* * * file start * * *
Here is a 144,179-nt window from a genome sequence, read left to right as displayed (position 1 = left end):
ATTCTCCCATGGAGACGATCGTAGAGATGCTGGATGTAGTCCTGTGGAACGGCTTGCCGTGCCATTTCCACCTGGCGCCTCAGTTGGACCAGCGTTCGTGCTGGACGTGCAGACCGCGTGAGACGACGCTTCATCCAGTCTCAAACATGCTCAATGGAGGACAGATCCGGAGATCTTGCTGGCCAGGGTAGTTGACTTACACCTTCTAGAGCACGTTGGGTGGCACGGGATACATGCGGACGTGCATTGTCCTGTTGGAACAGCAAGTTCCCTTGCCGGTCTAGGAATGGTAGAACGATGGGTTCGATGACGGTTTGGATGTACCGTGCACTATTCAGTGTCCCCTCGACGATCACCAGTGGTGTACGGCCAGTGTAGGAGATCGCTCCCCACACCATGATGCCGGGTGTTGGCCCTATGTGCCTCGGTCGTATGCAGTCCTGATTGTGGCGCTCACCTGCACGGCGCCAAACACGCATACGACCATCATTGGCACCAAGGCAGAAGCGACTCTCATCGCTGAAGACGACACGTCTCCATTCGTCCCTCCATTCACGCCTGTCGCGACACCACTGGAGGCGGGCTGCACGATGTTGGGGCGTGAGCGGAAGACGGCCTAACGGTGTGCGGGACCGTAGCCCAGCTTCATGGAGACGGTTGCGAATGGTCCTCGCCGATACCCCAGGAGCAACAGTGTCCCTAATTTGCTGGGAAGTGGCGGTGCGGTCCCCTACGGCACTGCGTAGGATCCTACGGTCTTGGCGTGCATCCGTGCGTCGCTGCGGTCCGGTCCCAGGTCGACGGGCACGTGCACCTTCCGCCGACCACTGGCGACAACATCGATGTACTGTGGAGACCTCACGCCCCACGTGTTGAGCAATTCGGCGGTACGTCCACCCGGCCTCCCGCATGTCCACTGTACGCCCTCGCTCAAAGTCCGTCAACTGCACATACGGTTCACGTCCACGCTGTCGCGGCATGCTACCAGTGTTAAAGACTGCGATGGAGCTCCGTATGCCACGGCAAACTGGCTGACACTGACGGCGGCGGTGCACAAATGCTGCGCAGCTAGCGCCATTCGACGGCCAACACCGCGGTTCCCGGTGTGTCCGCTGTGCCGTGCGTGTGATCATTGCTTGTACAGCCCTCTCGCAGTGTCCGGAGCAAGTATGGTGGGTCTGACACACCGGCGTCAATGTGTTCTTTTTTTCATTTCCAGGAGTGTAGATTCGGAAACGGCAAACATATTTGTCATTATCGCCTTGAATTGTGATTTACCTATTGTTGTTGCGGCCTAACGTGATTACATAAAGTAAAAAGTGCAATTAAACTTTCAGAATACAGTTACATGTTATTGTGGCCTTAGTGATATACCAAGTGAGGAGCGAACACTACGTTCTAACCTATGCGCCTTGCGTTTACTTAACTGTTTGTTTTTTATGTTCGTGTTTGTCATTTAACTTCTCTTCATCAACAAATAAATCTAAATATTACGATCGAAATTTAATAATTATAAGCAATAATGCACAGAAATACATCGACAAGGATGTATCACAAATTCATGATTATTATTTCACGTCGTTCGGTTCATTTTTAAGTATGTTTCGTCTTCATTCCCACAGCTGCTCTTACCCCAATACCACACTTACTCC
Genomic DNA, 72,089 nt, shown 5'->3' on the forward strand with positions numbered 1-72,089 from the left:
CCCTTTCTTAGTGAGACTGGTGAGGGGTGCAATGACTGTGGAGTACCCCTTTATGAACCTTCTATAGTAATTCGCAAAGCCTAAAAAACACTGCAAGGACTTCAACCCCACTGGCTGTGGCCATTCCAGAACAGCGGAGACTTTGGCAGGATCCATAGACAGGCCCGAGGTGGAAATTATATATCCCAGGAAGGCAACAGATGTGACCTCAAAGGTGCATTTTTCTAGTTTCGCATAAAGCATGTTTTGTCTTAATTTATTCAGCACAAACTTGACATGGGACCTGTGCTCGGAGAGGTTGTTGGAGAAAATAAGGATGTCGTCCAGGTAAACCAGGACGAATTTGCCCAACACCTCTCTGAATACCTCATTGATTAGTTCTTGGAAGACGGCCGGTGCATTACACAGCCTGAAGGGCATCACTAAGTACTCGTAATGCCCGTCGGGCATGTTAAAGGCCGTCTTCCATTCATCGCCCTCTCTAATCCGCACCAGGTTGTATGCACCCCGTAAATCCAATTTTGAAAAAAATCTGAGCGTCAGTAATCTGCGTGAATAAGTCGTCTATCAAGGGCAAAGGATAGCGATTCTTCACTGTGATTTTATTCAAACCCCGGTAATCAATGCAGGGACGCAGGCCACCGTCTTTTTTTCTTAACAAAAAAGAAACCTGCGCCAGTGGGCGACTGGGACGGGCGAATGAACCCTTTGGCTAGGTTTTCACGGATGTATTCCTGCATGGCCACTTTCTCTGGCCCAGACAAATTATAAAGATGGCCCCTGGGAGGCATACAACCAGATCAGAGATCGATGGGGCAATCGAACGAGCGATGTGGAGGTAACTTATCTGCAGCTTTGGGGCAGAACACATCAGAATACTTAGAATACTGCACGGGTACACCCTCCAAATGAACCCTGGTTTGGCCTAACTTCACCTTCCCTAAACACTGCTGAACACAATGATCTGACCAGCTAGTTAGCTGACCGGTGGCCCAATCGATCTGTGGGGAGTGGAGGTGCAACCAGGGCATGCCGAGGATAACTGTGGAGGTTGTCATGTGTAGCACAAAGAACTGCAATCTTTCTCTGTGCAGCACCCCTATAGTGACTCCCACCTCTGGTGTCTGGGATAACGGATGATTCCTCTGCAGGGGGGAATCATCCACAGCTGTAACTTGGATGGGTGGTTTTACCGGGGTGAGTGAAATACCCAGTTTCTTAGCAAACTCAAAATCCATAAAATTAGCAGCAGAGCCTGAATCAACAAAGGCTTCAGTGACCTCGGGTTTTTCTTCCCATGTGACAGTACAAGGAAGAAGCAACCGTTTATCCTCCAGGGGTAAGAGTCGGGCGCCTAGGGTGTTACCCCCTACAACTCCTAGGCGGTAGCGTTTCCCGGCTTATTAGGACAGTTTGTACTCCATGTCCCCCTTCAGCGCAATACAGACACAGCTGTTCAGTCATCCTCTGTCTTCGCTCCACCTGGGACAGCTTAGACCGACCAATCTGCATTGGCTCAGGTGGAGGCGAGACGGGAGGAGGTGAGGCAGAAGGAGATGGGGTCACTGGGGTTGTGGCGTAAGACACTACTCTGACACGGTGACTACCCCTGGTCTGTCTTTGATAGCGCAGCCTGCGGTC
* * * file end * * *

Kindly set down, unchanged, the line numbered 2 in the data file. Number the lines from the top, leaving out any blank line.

ATTCTCCCATGGAGACGATCGTAGAGATGCTGGATGTAGTCCTGTGGAACGGCTTGCCGTGCCATTTCCACCTGGCGCCTCAGTTGGACCAGCGTTCGTGCTGGACGTGCAGACCGCGTGAGACGACGCTTCATCCAGTCTCAAACATGCTCAATGGAGGACAGATCCGGAGATCTTGCTGGCCAGGGTAGTTGACTTACACCTTCTAGAGCACGTTGGGTGGCACGGGATACATGCGGACGTGCATTGTCCTGTTGGAACAGCAAGTTCCCTTGCCGGTCTAGGAATGGTAGAACGATGGGTTCGATGACGGTTTGGATGTACCGTGCACTATTCAGTGTCCCCTCGACGATCACCAGTGGTGTACGGCCAGTGTAGGAGATCGCTCCCCACACCATGATGCCGGGTGTTGGCCCTATGTGCCTCGGTCGTATGCAGTCCTGATTGTGGCGCTCACCTGCACGGCGCCAAACACGCATACGACCATCATTGGCACCAAGGCAGAAGCGACTCTCATCGCTGAAGACGACACGTCTCCATTCGTCCCTCCATTCACGCCTGTCGCGACACCACTGGAGGCGGGCTGCACGATGTTGGGGCGTGAGCGGAAGACGGCCTAACGGTGTGCGGGACCGTAGCCCAGCTTCATGGAGACGGTTGCGAATGGTCCTCGCCGATACCCCAGGAGCAACAGTGTCCCTAATTTGCTGGGAAGTGGCGGTGCGGTCCCCTACGGCACTGCGTAGGATCCTACGGTCTTGGCGTGCATCCGTGCGTCGCTGCGGTCCGGTCCCAGGTCGACGGGCACGTGCACCTTCCGCCGACCACTGGCGACAACATCGATGTACTGTGGAGACCTCACGCCCCACGTGTTGAGCAATTCGGCGGTACGTCCACCCGGCCTCCCGCATGTCCACTGTACGCCCTCGCTCAAAGTCCGTCAACTGCACATACGGTTCACGTCCACGCTGTCGCGGCATGCTACCAGTGTTAAAGACTGCGATGGAGCTCCGTATGCCACGGCAAACTGGCTGACACTGACGGCGGCGGTGCACAAATGCTGCGCAGCTAGCGCCATTCGACGGCCAACACCGCGGTTCCCGGTGTGTCCGCTGTGCCGTGCGTGTGATCATTGCTTGTACAGCCCTCTCGCAGTGTCCGGAGCAAGTATGGTGGGTCTGACACACCGGCGTCAATGTGTTCTTTTTTTCATTTCCAGGAGTGTAGATTCGGAAACGGCAAACATATTTGTCATTATCGCCTTGAATTGTGATTTACCTATTGTTGTTGCGGCCTAACGTGATTACATAAAGTAAAAAGTGCAATTAAACTTTCAGAATACAGTTACATGTTATTGTGGCCTTAGTGATATACCAAGTGAGGAGCGAACACTACGTTCTAACCTATGCGCCTTGCGTTTACTTAACTGTTTGTTTTTTATGTTCGTGTTTGTCATTTAACTTCTCTTCATCAACAAATAAATCTAAATATTACGATCGAAATTTAATAATTATAAGCAATAATGCACAGAAATACATCGACAAGGATGTATCACAAATTCATGATTATTATTTCACGTCGTTCGGTTCATTTTTAAGTATGTTTCGTCTTCATTCCCACAGCTGCTCTTACCCCAATACCACACTTACTCC